Companies We Follow has returned once again to the California headquarters of this major corporate software and hardware developer to get a quick look at its recent innovations. The patent applications and issued patents published by the U.S. Patent and Trademark Office that are assigned to Oracle can give us an idea of the near future of enterprise software solutions.
We’re featuring one patent application today that discusses some very interesting improvements to online privacy while using search engines. This system creates data that obfuscates the search query submitted by a user so that it cannot be tracked by a third party, while still providing relevant search results. Other patent applications describing business software innovations include a method of generating consumer decision trees based on in-store transaction records, and a way to prevent others from copying the text of sensitive electronic documents.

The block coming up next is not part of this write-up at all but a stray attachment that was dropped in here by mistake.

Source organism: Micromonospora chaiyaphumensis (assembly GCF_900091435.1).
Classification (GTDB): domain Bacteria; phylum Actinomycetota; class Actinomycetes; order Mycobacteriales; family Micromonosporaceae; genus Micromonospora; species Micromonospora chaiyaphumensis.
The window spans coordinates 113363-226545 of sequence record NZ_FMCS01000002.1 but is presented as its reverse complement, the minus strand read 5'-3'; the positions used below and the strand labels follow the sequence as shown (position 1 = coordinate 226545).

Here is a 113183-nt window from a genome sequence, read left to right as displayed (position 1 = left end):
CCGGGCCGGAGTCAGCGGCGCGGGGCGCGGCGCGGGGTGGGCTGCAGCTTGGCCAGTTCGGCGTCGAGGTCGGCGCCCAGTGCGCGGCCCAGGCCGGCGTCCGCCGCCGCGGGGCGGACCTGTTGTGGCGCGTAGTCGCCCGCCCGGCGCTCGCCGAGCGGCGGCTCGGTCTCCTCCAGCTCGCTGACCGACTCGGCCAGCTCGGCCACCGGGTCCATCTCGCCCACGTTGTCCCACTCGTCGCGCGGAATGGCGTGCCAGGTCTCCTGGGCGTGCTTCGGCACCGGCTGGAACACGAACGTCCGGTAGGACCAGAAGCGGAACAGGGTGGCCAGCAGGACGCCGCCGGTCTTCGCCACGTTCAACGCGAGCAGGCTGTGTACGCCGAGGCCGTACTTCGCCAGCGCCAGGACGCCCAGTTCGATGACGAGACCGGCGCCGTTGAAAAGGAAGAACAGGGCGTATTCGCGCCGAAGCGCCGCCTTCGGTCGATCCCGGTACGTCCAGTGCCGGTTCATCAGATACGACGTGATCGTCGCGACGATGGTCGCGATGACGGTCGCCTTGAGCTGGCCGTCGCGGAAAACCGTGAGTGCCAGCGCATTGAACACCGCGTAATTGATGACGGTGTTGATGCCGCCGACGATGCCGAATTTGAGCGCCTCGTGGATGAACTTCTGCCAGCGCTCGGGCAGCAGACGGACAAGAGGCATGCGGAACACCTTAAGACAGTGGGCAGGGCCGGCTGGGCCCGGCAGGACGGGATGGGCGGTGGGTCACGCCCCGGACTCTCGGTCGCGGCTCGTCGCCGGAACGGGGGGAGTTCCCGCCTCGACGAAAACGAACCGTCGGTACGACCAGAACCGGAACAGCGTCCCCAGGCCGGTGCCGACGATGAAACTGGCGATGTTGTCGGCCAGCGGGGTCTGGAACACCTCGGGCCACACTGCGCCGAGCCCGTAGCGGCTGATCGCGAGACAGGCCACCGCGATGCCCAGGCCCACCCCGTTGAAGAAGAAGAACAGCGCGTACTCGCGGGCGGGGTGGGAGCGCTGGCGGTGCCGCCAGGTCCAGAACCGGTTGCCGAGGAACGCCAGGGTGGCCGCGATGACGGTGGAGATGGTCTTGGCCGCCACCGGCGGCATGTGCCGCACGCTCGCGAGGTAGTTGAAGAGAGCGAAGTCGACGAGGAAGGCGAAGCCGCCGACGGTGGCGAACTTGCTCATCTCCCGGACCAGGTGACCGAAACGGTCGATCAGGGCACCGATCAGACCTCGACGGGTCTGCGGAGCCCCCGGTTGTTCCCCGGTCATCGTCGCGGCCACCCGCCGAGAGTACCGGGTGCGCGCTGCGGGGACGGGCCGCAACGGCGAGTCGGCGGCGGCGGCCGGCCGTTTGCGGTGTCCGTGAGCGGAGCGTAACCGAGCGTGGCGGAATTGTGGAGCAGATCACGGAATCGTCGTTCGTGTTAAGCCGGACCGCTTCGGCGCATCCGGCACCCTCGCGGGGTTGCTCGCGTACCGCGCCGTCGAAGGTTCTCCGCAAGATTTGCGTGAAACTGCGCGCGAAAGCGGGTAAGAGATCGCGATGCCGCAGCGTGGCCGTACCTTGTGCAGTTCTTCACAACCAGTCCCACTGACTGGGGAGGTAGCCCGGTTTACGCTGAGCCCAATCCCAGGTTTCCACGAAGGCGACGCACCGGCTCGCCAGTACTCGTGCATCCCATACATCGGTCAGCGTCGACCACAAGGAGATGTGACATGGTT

The issued patents assigned recently to Oracle highlight some interesting intellectual property holdings that further advance the corporation’s goal in providing inclusive software solutions for businesses. Business connected to a distributed pool of network resources shared with others will benefit from an electronic resource broker agent protected in one patent.
Recently on IPWatchdog, we featured a series of AT&T patents in our Companies We Follow series that protect various technologies for Internet protocol television, or IPTV. More and more, we’ve been noticing various television technologies relying on Internet transmission that have been protected by patents issued from the U.S. Patent and Trademark Office. This prompted us to take a closer look at the current state of Internet Television technologies in America and the surrounding world.